The film opens with a squad of British soldiers meandering around a French town while pamphlets fall all around them, urging them to surrender. Fionn Whitehead, who plays the appropriately named “Tommy”, soon finds he is the only survivor after his entire squad is mowed down less than five minutes into the movie. This character is the closest thing that this movie has to a protagonist, and even that is being overly generous on my part.  

 

This is a major flaw of the movie as it tries to follow the storylines of four individuals within the story. The lack of characterization is startling, and any emotional investment is hamstrung by lack of identifiable motivations and emotions.

 

I will not spoil the movie’s major plot points, but I will suffice with this: many of the action scenes are jarringly unrealistic and break my suspension of disbelief simply because the human emotion was not there. The protagonists and the soldiers involved all seem to be on Xanax when they are under attack, as they stare mindlessly up the sky.  There are no screams or pleas or nervous breakdowns – like in real war – all we get are zombies whose only reaction to anything seems to be a fatalistic stare into oblivion.

 

At no point in this film did I ever feel actual sympathy for any of the protagonists. In fact, I felt distant and isolated from them. They are just faces in a crowd. And while that might be true to life, it doesn’t make for a compelling story.

 

That said, this movie does have some good points. The camera work in this movie is amazing. The shots encapsulate the feeling of the oppressive weather and the sense of imminent peril. When we are on ship, the shots feel claustrophobic and cramped, much as they would have in real life.

 

The uniforms and costume work on this film are superb, and everything is period correct, as far as I can tell. However, this attention to details and historical authenticity is hampered by the movie’s ability to tell a story.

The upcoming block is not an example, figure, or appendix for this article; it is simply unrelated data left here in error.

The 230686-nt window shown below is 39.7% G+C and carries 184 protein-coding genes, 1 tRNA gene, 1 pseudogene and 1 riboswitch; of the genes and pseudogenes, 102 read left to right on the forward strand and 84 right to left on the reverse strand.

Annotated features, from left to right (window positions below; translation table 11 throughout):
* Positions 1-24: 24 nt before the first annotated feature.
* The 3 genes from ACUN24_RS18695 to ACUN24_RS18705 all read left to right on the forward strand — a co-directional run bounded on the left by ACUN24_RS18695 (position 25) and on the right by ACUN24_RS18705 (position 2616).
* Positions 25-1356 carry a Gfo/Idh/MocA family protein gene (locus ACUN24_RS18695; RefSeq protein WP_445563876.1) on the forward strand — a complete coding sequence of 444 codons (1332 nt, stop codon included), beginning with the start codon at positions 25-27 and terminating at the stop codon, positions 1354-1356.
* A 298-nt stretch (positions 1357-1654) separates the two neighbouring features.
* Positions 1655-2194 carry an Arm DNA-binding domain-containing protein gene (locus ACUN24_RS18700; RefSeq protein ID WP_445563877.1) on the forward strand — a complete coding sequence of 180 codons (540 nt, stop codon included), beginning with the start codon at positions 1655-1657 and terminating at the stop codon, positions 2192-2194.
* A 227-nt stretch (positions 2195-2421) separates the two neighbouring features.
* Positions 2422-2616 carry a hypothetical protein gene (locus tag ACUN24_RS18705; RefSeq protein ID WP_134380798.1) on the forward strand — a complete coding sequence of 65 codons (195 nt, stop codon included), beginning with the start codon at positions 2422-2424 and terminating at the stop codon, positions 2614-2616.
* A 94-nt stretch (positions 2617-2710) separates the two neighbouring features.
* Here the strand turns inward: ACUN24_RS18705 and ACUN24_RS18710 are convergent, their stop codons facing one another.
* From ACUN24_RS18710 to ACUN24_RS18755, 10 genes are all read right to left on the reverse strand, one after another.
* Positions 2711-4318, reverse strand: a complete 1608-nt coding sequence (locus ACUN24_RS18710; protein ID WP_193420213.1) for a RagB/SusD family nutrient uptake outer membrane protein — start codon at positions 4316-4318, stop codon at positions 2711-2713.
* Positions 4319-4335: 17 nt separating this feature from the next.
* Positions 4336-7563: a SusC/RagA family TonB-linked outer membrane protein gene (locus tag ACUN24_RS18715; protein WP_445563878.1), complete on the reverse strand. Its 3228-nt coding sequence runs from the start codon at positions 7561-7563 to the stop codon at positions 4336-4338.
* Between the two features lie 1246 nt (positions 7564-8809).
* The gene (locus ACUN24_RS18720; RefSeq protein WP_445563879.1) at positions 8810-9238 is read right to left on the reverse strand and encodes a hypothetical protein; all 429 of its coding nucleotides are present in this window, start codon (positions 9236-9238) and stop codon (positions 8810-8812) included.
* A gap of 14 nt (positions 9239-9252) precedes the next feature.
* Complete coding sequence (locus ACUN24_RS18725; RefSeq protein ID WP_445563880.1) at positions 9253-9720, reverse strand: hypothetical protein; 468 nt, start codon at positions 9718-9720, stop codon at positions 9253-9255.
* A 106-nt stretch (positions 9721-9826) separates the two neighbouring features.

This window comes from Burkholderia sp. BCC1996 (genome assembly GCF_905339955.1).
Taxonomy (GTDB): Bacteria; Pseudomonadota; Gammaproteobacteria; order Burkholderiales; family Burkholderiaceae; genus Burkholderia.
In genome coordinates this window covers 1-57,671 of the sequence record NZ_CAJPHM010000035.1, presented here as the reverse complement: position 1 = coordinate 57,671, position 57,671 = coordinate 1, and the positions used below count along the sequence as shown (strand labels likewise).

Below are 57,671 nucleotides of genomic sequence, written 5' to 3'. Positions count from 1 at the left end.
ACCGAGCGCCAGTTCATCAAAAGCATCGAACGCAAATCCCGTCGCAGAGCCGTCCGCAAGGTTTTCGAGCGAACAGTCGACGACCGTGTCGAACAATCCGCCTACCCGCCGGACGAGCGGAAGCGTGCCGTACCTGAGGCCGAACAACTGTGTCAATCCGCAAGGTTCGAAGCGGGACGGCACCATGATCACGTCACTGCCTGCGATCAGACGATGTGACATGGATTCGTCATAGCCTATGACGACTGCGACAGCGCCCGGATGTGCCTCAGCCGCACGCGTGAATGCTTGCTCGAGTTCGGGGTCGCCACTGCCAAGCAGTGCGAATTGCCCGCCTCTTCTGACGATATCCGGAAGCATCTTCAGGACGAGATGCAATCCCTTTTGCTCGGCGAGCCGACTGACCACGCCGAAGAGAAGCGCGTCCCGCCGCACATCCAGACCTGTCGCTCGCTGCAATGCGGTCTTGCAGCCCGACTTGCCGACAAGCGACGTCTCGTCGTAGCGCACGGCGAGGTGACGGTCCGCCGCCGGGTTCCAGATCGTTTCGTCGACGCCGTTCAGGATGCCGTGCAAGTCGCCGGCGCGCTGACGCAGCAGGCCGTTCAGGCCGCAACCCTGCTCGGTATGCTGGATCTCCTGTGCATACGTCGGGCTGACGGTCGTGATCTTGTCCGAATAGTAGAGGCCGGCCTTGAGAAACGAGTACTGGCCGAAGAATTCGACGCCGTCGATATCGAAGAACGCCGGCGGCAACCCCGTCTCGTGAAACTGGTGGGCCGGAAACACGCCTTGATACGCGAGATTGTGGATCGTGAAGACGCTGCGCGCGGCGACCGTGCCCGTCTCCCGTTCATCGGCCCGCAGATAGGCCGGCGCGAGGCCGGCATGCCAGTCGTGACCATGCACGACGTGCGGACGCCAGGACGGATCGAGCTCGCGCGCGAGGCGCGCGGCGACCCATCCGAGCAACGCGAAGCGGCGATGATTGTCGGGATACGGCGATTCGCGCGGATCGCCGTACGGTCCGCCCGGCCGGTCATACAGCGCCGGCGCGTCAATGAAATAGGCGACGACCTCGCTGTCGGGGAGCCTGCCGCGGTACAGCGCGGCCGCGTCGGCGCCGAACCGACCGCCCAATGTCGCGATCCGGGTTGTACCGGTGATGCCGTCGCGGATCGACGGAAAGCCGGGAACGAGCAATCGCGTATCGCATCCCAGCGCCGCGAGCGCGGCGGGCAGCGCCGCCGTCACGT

The miracle of Dunkirk was just that – a miracle. The British army was expecting to lose a majority of its forces, but through the determination and willingness of the British public, they were able to escape, more or less intact.  And while this is a heralded historical event, the movie misses the mark in that it fails to capture the human element of it, and why it was considered the first British ‘victory’. It gave the British a renewed sense of patriotism and dedication to the cause. By the end of the movie, when we hear Churchill’s ‘Fight them on the Beaches’ speech, we the audience should feel ecstatic, instead, the sentiment is cheapened by the lack of humanity, and the ending feels as underwhelming as the rest of the movie.

 

In conclusion, Dunkirk had a lot of potential as a historical film, but it just does not capture what makes war films captivating to audiences. War is a brutal and traumatizing experience and it tests the limits of everyone’s mental and physical endurance. War brings terrible tragedies, but it also brings truly astonishing acts of heroism and bravery. Dunkirk simply does not capture any of these key elements, and the characters tend to be as lifeless and gray as the scenery around them, despite the awesome visual effect and compelling camera work.